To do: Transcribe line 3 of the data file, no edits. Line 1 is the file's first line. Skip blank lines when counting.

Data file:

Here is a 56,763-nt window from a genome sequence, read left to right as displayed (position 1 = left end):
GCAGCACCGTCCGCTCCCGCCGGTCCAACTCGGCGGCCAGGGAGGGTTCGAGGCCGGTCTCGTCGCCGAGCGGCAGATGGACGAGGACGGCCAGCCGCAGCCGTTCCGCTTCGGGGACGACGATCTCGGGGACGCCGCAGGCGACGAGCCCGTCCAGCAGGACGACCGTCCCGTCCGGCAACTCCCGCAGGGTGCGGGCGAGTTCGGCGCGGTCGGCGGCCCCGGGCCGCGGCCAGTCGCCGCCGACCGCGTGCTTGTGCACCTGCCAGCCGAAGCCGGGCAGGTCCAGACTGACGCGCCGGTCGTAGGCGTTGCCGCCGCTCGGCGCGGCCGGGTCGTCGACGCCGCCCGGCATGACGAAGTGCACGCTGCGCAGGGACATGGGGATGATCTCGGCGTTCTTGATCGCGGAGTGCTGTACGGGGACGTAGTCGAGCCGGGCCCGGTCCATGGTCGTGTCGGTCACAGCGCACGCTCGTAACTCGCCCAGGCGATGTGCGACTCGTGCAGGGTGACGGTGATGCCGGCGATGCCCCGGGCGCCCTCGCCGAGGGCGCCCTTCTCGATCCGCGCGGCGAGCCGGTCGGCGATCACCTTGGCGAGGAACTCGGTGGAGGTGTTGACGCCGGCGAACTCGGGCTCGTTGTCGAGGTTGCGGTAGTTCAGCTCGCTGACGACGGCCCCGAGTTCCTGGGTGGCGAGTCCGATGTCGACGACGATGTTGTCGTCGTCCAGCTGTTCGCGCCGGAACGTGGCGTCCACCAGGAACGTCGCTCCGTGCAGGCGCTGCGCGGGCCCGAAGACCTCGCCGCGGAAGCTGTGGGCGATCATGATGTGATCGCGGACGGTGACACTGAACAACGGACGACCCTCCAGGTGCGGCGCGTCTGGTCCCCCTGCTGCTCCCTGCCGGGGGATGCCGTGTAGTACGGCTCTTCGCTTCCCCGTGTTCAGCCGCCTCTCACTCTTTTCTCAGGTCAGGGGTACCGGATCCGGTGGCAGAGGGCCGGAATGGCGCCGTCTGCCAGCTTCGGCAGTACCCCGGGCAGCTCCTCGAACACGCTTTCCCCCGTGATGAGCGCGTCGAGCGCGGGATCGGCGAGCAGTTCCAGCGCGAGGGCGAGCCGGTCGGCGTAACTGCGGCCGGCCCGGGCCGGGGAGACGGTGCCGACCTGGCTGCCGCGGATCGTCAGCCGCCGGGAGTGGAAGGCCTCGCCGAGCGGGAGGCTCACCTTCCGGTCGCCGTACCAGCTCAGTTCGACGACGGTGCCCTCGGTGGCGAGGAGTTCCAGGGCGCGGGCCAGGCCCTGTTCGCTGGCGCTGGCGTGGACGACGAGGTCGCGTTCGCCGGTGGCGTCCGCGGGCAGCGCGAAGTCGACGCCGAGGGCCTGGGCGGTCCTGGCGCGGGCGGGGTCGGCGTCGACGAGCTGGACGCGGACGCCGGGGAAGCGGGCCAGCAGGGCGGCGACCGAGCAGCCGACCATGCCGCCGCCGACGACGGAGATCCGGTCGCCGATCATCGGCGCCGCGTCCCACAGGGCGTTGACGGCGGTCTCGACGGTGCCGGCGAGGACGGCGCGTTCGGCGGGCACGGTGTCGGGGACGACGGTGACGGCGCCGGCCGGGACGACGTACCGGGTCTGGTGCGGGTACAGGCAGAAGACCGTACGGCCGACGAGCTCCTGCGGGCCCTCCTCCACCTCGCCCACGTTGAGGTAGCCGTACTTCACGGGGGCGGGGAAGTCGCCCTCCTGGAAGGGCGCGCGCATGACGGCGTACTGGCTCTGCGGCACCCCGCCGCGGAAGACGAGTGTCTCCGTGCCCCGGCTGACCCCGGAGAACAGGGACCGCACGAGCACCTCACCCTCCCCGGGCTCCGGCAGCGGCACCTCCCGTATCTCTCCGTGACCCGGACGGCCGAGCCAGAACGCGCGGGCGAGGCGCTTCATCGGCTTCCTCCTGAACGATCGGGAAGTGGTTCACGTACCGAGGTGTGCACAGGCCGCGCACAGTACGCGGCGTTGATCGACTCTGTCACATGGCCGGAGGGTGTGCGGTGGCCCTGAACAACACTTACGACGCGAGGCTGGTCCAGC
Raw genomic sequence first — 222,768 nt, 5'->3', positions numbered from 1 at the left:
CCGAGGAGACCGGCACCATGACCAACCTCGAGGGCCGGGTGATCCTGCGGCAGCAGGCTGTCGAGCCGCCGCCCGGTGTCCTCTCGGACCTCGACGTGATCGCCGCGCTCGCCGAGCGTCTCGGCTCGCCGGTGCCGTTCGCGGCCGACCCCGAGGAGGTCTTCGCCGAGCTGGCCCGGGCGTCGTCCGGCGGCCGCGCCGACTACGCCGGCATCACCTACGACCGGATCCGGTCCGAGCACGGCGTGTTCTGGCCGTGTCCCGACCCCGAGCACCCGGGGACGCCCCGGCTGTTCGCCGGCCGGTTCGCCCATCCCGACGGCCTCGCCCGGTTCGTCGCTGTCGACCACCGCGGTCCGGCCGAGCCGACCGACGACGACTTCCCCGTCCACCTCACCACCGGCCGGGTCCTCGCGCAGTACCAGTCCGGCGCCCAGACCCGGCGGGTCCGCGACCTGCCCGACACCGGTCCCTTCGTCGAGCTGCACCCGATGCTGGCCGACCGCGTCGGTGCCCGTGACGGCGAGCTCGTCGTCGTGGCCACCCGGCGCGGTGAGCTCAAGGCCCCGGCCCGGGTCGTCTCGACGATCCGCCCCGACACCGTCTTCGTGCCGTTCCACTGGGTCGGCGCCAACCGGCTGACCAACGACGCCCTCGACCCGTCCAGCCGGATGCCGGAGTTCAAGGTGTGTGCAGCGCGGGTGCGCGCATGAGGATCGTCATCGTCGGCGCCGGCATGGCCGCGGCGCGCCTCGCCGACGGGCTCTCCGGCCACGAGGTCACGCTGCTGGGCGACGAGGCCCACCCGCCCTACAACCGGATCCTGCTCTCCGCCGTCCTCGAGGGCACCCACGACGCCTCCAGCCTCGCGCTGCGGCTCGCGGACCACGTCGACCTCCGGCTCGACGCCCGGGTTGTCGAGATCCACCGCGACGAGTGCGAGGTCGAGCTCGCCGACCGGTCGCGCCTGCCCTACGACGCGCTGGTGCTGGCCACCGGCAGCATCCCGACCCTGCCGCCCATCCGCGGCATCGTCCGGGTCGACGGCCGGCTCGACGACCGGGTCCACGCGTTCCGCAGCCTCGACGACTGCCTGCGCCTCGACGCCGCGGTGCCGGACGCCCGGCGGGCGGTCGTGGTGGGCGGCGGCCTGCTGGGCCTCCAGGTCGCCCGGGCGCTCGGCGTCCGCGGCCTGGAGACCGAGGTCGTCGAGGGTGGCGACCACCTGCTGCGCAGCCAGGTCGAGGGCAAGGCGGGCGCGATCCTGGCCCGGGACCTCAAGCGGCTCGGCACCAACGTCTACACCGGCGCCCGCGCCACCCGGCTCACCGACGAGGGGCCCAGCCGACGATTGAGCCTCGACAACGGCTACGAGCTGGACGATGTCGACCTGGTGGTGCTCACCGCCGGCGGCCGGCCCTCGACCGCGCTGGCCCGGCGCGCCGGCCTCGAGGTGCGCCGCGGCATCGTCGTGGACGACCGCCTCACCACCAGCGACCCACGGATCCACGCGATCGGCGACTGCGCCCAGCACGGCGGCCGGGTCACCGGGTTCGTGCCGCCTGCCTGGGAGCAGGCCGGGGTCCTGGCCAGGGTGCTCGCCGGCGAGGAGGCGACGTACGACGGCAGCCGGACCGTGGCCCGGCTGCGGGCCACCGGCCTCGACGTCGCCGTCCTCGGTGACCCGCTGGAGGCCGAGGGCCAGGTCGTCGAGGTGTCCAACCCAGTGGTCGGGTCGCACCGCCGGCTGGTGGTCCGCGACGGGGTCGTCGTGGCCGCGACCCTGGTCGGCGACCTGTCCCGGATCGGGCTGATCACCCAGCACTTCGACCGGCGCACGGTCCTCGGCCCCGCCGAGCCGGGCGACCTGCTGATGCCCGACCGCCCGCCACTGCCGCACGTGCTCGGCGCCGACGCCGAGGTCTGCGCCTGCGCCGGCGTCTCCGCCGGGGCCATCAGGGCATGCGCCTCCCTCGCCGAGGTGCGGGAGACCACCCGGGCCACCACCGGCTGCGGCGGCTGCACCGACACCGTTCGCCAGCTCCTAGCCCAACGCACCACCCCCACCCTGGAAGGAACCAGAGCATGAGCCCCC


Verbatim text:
Raw genomic sequence first — 222,768 nt, 5'->3', positions numbered from 1 at the left: